A very common insurance industry tactic to deny access to health care is to claim that any injury or illness is the result of a "pre-existing condition." I recently bought a new health insurance policy. The salesman told me that I would be covered the very first day. However, I know this isn't true. Insurance companies have lots of ways to deny care.
If we had a national health care system, the issue of "pre-existing conditions" would no longer have any relevance. The reason is that there would be a public policy of guaranteeing access to health care. Health care would be a right, rather than a privilege.
Another side note about my current health insurance policy: while I was on the phone with my current health insurance company, whose policy was sold to me while I was self-sufficiently self-employed (by a company that supposedly caters to self-employed persons), the salesman told me to ask them what my lifetime coverage was (I was told $1 million at the time it was sold to me), the lady on the phone asked me to hold; upon returning, she told me I had a lifetime benefit of $24,000.00. There is a big difference between $24K and $1 million. In other words, if I had come down with a severe injury or illness, the total amount of coverage I would have received after the payment of my deductible was $24,000.00 over my lifetime.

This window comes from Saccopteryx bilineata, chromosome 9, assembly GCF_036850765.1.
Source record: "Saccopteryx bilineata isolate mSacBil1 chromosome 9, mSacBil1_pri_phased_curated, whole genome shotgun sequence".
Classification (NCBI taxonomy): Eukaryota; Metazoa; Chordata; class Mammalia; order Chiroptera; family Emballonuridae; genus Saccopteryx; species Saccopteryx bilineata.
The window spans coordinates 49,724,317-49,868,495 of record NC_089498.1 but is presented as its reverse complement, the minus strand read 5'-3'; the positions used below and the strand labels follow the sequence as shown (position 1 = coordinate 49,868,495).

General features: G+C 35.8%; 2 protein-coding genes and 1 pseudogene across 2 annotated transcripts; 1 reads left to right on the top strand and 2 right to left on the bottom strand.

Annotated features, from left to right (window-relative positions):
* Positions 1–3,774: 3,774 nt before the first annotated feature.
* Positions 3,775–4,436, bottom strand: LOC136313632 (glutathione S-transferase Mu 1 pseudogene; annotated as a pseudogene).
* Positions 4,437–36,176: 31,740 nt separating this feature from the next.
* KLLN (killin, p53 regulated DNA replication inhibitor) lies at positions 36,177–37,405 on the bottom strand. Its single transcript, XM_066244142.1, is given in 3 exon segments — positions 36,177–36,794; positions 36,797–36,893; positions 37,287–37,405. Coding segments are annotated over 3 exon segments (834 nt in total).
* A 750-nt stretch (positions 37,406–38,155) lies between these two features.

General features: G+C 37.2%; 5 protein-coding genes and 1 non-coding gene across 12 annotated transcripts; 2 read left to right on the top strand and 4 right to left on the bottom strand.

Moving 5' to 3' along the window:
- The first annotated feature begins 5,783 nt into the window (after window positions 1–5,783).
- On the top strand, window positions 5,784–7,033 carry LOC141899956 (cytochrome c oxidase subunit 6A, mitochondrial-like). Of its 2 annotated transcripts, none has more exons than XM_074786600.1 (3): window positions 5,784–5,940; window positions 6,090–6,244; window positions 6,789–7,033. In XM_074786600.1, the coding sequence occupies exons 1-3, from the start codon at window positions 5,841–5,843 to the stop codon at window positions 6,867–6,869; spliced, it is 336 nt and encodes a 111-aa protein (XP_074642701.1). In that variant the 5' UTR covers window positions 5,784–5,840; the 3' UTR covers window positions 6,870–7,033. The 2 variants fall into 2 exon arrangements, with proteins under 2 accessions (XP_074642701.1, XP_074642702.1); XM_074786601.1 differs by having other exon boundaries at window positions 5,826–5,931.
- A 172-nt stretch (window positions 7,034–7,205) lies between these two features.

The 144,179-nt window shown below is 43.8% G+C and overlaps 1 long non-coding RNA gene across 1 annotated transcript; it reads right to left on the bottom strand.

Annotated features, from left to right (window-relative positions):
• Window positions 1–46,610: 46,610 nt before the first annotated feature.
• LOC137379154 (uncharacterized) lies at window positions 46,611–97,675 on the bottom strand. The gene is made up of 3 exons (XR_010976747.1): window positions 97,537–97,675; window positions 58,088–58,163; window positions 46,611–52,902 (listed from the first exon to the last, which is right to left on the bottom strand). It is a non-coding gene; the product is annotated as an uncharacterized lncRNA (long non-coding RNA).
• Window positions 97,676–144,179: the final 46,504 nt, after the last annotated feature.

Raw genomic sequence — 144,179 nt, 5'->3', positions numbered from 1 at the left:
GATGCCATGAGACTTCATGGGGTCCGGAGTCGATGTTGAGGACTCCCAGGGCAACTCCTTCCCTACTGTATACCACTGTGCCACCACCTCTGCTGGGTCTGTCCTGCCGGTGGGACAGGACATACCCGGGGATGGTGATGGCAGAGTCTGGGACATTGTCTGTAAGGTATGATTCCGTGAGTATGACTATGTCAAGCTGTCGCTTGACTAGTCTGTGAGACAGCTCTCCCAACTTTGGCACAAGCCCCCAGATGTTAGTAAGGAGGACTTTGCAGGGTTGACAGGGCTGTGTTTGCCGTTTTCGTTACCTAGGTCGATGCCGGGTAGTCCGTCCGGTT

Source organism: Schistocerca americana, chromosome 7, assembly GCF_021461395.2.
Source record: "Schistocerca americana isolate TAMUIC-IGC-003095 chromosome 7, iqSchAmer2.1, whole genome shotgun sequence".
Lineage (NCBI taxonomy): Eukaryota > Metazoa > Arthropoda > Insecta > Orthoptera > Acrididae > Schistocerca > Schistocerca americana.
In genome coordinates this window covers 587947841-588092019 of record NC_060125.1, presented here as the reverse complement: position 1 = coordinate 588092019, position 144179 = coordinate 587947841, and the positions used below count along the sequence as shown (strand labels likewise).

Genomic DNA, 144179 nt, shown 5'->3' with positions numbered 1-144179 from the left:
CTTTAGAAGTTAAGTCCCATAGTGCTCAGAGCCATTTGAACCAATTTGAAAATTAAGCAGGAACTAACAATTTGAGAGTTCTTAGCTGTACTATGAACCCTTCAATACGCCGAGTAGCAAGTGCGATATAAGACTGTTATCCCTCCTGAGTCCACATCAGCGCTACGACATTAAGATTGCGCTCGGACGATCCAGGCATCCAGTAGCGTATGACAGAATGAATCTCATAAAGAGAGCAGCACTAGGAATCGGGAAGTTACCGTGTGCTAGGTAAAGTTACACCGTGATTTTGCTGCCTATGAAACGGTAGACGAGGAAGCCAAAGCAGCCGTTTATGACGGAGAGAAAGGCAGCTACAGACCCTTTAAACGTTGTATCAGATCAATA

The insurance companies will rely on a rule of evidence called the parol evidence rule. In theory, there is an exception for fraud, but that is very hard to prove.
Now I am sure that the contract that I signed Thursday with the new insurance company has some "weasel words" that limit their obligation (instead of the $6 million they told me).
The only way to avoid the half-truths and lies used to sell health insurance to people is to just do away with the profit motive completely. The profit motive gives too much motive for abuse. Our health is just too important to allow trickery by insurance companies to deny Americans care.